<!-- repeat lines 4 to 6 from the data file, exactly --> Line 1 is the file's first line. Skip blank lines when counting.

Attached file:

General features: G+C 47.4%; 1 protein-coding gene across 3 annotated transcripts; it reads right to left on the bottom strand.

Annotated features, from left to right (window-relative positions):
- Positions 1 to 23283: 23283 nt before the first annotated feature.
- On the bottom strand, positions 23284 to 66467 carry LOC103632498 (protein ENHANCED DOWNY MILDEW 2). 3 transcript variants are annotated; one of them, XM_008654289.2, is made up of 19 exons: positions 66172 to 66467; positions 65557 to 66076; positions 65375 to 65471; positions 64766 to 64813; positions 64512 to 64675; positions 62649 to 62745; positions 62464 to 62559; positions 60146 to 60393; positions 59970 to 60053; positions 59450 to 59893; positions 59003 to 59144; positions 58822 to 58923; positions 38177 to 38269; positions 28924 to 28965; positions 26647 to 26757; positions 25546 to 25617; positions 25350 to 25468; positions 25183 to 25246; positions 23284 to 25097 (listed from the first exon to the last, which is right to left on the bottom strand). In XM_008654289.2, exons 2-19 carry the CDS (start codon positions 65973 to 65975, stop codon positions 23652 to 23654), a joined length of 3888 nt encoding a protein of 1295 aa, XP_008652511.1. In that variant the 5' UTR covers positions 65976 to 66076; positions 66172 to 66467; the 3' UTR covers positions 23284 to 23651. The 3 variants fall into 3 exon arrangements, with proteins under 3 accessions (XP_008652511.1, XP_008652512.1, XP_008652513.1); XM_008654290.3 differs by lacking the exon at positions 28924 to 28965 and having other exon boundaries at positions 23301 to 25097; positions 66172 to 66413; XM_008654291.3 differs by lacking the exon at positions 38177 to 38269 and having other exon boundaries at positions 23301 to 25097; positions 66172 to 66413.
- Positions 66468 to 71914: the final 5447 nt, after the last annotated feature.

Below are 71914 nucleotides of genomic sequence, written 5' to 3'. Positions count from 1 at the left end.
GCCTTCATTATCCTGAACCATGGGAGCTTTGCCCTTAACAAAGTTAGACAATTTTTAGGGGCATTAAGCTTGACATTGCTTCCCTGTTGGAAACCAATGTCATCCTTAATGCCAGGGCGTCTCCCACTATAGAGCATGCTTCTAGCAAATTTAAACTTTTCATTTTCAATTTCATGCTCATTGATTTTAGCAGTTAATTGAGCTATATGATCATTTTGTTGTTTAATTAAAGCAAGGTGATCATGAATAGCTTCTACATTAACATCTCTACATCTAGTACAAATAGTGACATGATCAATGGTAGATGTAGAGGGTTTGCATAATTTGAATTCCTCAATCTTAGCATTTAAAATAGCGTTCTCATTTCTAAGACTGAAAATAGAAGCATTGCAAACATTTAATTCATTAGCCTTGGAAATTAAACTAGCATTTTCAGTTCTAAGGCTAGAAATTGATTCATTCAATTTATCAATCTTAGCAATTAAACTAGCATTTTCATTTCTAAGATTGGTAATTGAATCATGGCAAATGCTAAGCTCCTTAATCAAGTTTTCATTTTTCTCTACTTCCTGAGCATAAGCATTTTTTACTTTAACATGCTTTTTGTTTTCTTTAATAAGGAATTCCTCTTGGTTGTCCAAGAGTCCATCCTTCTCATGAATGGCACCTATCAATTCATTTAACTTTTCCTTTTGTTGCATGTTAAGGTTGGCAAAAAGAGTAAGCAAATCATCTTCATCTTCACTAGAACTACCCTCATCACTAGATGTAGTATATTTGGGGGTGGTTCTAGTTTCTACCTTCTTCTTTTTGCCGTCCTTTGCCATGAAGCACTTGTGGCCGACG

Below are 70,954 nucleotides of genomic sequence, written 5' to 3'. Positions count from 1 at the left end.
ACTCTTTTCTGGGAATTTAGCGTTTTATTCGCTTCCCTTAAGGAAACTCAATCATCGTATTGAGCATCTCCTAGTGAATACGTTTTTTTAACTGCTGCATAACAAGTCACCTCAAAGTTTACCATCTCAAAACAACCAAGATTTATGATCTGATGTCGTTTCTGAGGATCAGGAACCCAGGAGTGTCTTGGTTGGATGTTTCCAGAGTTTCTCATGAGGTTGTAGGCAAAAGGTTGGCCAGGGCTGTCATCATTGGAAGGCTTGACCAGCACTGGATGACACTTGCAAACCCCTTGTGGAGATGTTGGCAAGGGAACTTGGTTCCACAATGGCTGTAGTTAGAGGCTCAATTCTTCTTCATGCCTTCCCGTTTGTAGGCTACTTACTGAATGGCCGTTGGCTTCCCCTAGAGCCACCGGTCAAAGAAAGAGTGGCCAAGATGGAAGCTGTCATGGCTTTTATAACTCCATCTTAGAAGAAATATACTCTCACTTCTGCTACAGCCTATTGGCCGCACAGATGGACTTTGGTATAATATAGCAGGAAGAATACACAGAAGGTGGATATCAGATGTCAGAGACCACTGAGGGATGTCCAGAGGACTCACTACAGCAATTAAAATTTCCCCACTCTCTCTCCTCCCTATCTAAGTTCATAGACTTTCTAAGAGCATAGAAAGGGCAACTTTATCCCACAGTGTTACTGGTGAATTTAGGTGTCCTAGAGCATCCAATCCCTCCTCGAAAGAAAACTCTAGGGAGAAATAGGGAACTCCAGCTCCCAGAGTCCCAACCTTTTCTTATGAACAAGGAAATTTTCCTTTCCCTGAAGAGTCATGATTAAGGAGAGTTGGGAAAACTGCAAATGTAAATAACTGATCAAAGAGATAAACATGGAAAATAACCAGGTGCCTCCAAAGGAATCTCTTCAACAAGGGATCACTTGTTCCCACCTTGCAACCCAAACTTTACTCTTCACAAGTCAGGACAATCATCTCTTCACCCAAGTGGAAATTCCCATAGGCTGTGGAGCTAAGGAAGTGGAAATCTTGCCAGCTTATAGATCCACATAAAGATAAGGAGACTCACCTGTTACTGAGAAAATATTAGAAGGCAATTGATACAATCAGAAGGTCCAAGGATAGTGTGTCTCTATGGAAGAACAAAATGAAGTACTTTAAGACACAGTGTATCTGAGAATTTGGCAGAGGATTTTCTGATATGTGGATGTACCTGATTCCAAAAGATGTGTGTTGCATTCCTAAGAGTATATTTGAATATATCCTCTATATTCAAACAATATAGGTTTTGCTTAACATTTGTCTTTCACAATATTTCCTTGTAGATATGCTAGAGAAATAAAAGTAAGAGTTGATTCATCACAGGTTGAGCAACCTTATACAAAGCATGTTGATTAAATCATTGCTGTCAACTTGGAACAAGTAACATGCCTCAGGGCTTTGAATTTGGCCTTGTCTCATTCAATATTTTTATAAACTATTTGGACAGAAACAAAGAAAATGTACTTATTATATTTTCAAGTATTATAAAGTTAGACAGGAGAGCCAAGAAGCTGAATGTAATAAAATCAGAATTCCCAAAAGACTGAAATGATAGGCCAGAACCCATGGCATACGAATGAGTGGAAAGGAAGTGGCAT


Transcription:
- On the bottom strand, positions 23284 to 66467 carry LOC103632498 (protein ENHANCED DOWNY MILDEW 2). 3 transcript variants are annotated; one of them, XM_008654289.2, is made up of 19 exons: positions 66172 to 66467; positions 65557 to 66076; positions 65375 to 65471; positions 64766 to 64813; positions 64512 to 64675; positions 62649 to 62745; positions 62464 to 62559; positions 60146 to 60393; positions 59970 to 60053; positions 59450 to 59893; positions 59003 to 59144; positions 58822 to 58923; positions 38177 to 38269; positions 28924 to 28965; positions 26647 to 26757; positions 25546 to 25617; positions 25350 to 25468; positions 25183 to 25246; positions 23284 to 25097 (listed from the first exon to the last, which is right to left on the bottom strand). In XM_008654289.2, exons 2-19 carry the CDS (start codon positions 65973 to 65975, stop codon positions 23652 to 23654), a joined length of 3888 nt encoding a protein of 1295 aa, XP_008652511.1. In that variant the 5' UTR covers positions 65976 to 66076; positions 66172 to 66467; the 3' UTR covers positions 23284 to 23651. The 3 variants fall into 3 exon arrangements, with proteins under 3 accessions (XP_008652511.1, XP_008652512.1, XP_008652513.1); XM_008654290.3 differs by lacking the exon at positions 28924 to 28965 and having other exon boundaries at positions 23301 to 25097; positions 66172 to 66413; XM_008654291.3 differs by lacking the exon at positions 38177 to 38269 and having other exon boundaries at positions 23301 to 25097; positions 66172 to 66413.
- Positions 66468 to 71914: the final 5447 nt, after the last annotated feature.

Below are 71914 nucleotides of genomic sequence, written 5' to 3'. Positions count from 1 at the left end.